The Computational Science Initiative (CSI) at the U.S. Department of Energy’s Brookhaven National Laboratory now hosts one of the newest computing systems aimed at enhancing the speed and scale for conducting diverse scientific research: the NVIDIA® DGX-2™ Artificial Intelligence supercomputer.
Designed to “take on the world’s most complex artificial intelligence challenges,” the NVIDIA DGX-2 at Brookhaven is one of the first available worldwide. At the Lab, the NVIDIA DGX-2, nicknamed “Minerva,” will serve as a user-accessible multipurpose machine focused on computer science research, machine learning, and data-intensive workloads.
According to Adolfy Hoisie, who directs Brookhaven’s Computing for National Security Department, having the NVIDIA DGX-2’s compute power, which includes a 2-petaflops graphics processing unit (GPU) accelerator made possible by a scalable architecture built on the NVIDIA NVSwitch™ AI network fabric, will afford opportunities for diverse research pursuits with impact across the laboratory.
In the area of systems architecture research, Hoisie expects that the NVIDIA DGX-2 will provide insights in evaluating the performance, power, and reliability of state-of-the-art computing technologies for various workloads.
Because the NVIDIA DGX-2 specifically was designed to tackle the largest data sets and most computationally intensive and complex models, it also will play an important role in the Lab’s machine learning efforts. One such beneficiary will be the ExaLearn collaboration, an Exascale Computing Project co-design center featuring eight DOE national laboratories and led by CSI’s Deputy Director, Francis J. Alexander. The ExaLearn team primarily is developing machine learning software for exascale applications.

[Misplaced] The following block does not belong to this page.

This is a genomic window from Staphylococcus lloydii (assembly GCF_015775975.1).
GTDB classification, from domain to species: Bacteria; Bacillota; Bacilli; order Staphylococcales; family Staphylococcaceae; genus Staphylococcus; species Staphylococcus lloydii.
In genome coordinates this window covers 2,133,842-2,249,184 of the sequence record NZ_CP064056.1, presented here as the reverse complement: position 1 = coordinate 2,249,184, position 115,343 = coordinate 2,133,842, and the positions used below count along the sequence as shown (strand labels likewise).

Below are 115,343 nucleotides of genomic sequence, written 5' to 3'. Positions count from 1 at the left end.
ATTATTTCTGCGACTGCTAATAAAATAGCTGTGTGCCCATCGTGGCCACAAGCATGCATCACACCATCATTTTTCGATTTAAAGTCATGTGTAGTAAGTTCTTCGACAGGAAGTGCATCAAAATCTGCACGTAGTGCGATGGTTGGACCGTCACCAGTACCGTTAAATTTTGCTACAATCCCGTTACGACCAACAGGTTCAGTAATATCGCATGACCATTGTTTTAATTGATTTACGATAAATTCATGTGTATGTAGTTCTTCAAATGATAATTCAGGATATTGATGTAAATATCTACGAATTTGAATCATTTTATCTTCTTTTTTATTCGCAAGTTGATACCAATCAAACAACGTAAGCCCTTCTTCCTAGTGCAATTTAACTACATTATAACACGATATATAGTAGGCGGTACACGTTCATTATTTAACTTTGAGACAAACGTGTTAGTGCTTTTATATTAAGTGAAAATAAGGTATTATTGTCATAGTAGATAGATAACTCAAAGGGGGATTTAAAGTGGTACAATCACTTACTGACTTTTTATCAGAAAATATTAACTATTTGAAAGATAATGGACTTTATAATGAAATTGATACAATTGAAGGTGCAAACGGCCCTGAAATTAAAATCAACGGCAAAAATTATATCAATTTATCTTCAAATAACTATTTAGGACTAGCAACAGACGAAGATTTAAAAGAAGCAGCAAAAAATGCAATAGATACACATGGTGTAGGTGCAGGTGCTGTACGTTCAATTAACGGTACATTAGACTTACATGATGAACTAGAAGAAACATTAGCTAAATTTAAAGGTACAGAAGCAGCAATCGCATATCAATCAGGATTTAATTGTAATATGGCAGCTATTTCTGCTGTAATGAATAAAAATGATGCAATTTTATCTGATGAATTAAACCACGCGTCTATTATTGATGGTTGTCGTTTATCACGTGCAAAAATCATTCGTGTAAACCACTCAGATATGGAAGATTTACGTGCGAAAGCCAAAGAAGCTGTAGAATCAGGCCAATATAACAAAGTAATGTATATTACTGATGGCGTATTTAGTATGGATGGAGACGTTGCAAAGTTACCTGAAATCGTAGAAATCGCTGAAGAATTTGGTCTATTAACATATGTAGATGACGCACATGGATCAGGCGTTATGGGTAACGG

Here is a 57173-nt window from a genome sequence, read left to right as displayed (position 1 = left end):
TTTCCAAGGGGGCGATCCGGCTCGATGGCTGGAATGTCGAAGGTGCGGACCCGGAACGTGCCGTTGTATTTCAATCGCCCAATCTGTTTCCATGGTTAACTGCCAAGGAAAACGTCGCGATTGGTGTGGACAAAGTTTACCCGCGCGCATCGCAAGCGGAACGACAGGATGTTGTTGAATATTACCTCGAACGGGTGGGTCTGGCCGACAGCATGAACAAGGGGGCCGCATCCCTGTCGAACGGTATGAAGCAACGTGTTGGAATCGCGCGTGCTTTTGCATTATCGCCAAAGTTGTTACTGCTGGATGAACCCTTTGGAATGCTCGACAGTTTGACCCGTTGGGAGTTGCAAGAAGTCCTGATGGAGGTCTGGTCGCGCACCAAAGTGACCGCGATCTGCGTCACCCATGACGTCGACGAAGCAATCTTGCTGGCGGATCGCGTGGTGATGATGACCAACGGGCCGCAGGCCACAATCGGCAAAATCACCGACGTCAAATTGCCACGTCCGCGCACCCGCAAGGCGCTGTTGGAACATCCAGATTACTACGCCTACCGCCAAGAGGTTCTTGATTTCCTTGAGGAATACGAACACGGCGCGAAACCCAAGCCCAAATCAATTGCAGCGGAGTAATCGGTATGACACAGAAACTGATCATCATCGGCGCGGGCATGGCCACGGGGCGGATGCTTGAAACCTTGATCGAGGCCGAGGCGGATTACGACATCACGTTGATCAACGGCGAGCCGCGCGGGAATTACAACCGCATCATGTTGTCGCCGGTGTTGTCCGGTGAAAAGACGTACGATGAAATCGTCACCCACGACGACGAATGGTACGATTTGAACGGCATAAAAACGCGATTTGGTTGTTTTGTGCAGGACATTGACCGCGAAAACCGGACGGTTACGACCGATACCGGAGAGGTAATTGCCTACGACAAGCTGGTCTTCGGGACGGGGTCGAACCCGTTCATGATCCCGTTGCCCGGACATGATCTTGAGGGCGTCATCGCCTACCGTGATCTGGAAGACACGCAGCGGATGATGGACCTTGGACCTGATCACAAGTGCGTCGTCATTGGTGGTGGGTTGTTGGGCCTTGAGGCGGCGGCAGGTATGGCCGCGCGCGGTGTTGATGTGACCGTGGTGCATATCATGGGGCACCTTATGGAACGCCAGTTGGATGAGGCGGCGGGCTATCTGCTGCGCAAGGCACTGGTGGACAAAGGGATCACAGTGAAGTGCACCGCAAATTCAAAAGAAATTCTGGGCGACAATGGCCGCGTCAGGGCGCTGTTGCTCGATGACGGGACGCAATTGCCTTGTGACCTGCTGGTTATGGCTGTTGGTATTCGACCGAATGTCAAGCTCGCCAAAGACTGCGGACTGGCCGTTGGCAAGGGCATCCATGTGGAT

The NVIDIA DGX-2 also will be engaged as part of CSI’s ongoing management, development, and discovery associated with the analysis and interpretation of high-volume, high-velocity heterogeneous scientific data.
“We will expose the NVIDIA DGX-2 to data-intensive workloads for many programs, such as those of import to DOE science programs at the Lab’s Office of Science User Facilities—including the Relativistic Heavy Ion Collider, National Synchrotron Light Source II, and Center for Functional Nanomaterials—and to Department of Defense (DoD) data-intensive workloads of interest,” Hoisie explained. “Given significant bandwidth in and out of the system, we can pursue data analyses in multiple paradigms, for example, streaming data or fast access to vast amounts of data from Brookhaven Lab’s massive scientific databases. Such improvements will afford tremendous strides in data analyses within the Lab’s core high energy physics, nuclear physics, biological, atmospheric, and energy systems science areas and cryogenic technologies, as well as for specific research areas in computing sciences of interest to DOE and DoD.”
CSI’s DGX-2 also will be a resource for NVIDIA as part of a collaboration. As research involving the system advances, its capability in impacting applications, speed to solutions, or even markers of its own overall performance will be shared between Brookhaven Lab and NVIDIA developers.
DGX-2 is the newest addition to NVIDIA’s portfolio of AI supercomputers, which began with the DGX-1, introduced in 2016. The DGX-2 brings new innovations to AI, including the integration of 16 fully interconnected NVIDIA Tesla® Tensor Core V100 graphics processing units with 512 gigabytes of GPU memory.
“We built the NVIDIA DGX-2 to solve the world’s most complex AI challenges, so we’re delighted that Brookhaven National Laboratory will put its innovations to use to further real-world science,” said Charlie Boyle, senior director of DGX Systems at NVIDIA. “The Lab’s researchers will be able to tap into the system’s 16 NVIDIA Tesla V100 Tensor Core GPUs—delivering two petaflops of computational performance—to help address opportunities of national importance.”
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